I also notice that Games Workshop has put up the Codex: Necrons; it does look as though they’re going to make an effort to put all of the Codices onto iBooks. As I said here, I do think the format’s promising, and I’m glad to see they’re continuing. I just hope other RPG publishers decide to go the same route!
Overall, I’m glad to see more of this type of content on the iBookstore. I tend only to buy books I need for work as physical copies. I already have such a huge library from grad school and for work that I don’t need to fill it out with tons of other texts that I’m unlikely to annotate. It’s nice, then, to pick up a few Warhammer books in ebook format, and if it’s easy to do at 2am when I’m already on my iPad, all the better.
This week, my husband and I are vacationing at my in-laws’ place. They live in an area of the Adirondacks that one might describe as “remote.” It’s not quite shack-in-the-woods remote, but the nearest townlet, about fifteen minutes away, consists of a bank, three or four stores, two gas stations, and lots of Burma Shave-style signs with religious slogans along the road. While I enjoy my time here spent hiking, swimming, and boating, it does always confirm that I’m a city girl. On the other hand, I always see some hilarious things that would make awesome adventure hooks. Today, I present you with four things I’ve seen so far that would make stellar Warhammer FRP adventure hooks:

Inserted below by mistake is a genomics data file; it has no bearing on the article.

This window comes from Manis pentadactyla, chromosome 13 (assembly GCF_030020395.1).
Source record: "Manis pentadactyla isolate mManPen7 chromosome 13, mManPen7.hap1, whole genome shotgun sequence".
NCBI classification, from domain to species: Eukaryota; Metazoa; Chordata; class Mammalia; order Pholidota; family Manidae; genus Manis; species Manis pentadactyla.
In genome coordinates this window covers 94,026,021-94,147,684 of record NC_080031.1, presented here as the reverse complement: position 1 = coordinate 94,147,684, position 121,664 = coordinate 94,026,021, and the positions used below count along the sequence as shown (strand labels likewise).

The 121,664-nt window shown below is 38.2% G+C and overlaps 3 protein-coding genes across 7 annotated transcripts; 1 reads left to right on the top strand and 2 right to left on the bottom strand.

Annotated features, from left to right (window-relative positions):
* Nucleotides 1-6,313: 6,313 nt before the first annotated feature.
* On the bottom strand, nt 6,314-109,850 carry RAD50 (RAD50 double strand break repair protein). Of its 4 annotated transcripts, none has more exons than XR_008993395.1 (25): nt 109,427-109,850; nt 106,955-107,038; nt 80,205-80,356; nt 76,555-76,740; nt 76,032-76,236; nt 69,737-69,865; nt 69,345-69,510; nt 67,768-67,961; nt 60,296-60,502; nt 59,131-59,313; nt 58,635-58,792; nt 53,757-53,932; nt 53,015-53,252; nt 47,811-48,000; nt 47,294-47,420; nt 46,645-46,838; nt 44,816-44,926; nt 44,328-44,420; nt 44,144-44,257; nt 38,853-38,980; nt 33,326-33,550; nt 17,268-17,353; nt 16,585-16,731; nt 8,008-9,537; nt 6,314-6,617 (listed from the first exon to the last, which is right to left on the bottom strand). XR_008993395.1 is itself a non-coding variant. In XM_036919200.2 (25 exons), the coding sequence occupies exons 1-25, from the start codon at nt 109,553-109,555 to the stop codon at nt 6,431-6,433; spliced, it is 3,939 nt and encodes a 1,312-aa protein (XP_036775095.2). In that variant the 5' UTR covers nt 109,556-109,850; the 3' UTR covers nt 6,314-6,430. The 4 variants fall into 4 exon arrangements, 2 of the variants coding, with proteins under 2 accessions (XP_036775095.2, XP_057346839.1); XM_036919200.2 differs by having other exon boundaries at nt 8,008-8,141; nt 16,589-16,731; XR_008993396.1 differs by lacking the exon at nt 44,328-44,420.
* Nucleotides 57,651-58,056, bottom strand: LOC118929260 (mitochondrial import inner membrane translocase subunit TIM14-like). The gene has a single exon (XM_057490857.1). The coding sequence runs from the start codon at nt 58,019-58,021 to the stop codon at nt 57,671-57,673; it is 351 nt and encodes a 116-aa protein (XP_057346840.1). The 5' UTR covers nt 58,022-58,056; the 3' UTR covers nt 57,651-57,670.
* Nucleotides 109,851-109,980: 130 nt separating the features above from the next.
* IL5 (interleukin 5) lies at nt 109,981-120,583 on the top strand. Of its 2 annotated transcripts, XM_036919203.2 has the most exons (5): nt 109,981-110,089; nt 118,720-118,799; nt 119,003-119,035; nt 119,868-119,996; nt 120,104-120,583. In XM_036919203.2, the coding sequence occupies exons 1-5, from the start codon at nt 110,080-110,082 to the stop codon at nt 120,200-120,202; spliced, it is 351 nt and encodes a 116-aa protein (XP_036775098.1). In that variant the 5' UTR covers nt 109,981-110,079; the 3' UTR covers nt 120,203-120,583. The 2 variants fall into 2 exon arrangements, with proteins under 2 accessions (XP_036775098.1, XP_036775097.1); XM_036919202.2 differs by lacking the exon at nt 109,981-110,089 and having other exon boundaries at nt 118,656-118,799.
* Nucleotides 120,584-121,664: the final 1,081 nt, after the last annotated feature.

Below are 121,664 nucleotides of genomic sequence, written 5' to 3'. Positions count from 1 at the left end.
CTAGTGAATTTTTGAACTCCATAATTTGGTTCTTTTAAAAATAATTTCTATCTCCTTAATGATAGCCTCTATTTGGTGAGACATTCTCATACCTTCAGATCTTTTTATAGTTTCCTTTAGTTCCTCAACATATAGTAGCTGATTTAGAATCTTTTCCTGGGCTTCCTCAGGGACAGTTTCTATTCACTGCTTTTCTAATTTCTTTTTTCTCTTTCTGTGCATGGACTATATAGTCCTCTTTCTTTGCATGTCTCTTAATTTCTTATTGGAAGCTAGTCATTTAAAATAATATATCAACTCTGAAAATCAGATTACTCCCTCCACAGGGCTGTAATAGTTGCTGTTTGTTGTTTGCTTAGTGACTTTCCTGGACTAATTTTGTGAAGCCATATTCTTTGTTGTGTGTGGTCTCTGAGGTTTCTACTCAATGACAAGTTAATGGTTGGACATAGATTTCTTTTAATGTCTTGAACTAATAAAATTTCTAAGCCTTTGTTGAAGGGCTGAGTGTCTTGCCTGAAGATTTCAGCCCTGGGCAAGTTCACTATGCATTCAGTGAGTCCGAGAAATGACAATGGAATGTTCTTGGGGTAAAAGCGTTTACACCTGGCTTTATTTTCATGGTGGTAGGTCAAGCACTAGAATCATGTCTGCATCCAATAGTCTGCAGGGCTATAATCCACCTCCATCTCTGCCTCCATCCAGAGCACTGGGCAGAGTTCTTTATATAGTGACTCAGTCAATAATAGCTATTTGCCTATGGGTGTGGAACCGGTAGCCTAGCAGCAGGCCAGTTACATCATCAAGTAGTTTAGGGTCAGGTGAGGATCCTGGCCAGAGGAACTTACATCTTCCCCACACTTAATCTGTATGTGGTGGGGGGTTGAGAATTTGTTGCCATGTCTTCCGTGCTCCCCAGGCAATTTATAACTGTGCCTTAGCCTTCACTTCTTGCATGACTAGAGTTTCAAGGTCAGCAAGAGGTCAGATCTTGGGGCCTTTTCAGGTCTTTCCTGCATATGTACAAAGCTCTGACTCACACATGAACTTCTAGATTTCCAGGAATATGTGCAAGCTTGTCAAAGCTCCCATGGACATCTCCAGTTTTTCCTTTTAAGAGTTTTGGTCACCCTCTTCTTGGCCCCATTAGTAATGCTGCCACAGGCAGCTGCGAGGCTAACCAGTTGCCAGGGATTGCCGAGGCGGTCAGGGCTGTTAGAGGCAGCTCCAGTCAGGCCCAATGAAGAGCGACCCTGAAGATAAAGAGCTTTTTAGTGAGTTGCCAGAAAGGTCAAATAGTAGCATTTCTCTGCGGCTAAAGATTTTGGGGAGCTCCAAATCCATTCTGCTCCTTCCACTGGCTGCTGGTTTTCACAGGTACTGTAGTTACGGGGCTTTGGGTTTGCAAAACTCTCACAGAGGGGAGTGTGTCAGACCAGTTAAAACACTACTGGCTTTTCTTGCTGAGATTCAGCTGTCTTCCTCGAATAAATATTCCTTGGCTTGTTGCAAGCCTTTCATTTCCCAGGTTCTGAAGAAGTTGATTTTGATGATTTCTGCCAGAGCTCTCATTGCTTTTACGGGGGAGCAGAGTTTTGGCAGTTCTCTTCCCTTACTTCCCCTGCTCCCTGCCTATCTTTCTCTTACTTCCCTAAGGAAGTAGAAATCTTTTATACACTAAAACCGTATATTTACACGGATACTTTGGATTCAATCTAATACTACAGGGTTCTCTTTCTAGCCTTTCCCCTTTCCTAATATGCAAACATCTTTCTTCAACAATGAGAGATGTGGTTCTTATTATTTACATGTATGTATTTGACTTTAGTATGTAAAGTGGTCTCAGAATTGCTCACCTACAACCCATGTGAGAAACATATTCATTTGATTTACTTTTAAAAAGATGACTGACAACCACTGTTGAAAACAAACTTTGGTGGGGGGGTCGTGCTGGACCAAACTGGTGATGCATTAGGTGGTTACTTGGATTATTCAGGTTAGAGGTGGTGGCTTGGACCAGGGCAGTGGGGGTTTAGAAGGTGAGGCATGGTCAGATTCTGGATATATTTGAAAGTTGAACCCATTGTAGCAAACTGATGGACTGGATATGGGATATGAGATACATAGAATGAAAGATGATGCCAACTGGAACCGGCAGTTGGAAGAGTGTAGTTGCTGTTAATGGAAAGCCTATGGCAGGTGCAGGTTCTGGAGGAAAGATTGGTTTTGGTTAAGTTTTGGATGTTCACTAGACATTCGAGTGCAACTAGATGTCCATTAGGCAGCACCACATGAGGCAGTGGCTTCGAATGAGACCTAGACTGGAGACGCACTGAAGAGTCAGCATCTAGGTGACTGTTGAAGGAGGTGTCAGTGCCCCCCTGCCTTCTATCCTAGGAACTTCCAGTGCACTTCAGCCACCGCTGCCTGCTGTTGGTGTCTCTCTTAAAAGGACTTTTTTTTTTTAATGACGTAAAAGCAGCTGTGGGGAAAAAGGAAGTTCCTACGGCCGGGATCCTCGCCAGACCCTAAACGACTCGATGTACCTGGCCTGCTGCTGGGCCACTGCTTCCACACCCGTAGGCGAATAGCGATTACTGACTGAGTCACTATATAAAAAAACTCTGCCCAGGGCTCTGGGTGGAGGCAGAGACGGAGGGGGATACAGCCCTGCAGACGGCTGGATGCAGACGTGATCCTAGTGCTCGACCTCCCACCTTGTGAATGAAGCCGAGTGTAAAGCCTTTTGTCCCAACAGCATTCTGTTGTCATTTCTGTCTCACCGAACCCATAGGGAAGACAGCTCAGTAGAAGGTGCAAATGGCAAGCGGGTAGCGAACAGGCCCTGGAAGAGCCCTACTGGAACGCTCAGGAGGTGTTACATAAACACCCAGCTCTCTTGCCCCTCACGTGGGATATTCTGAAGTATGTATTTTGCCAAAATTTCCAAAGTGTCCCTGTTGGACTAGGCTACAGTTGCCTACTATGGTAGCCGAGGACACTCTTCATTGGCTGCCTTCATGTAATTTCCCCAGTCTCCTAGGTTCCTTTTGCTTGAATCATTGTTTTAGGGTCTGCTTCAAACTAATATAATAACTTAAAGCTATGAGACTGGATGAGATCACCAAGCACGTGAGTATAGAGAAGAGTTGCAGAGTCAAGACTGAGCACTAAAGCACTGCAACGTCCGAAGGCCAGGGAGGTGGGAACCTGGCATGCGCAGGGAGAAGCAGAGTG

- A man burning the corpse of a horse in the front yard of his house. One of the horse’s legs sticks out of the flames at a jaunty angle.
- A tiny shack with barely enough room for one man to sit suddenly appears in an unowned part of the woods where there was no shack just a few months ago. My husband and I happened upon a charming bench near a pond in a previously uninhabited part of the forest, and just when I was about to sit down, he suddenly whispered, “Stop! There’s a hut behind you.” I thought he was making a Star Wars joke, but the reality was much creepier.
- A live dog strapped to the top of a car, (or in Warhammer, to the top of a carriage.) I could see my PCs stalled for half an hour of hilarious roleplay trying to figure out if they should save the dog, or if they should set the carriage on fire because the dog’s likely a demon and the people in the carriage follow some lord of Chaos.
- A group of stern-looking children striding purposefully towards a stand of trees in the middle of nowhere carrying nothing but a long chain.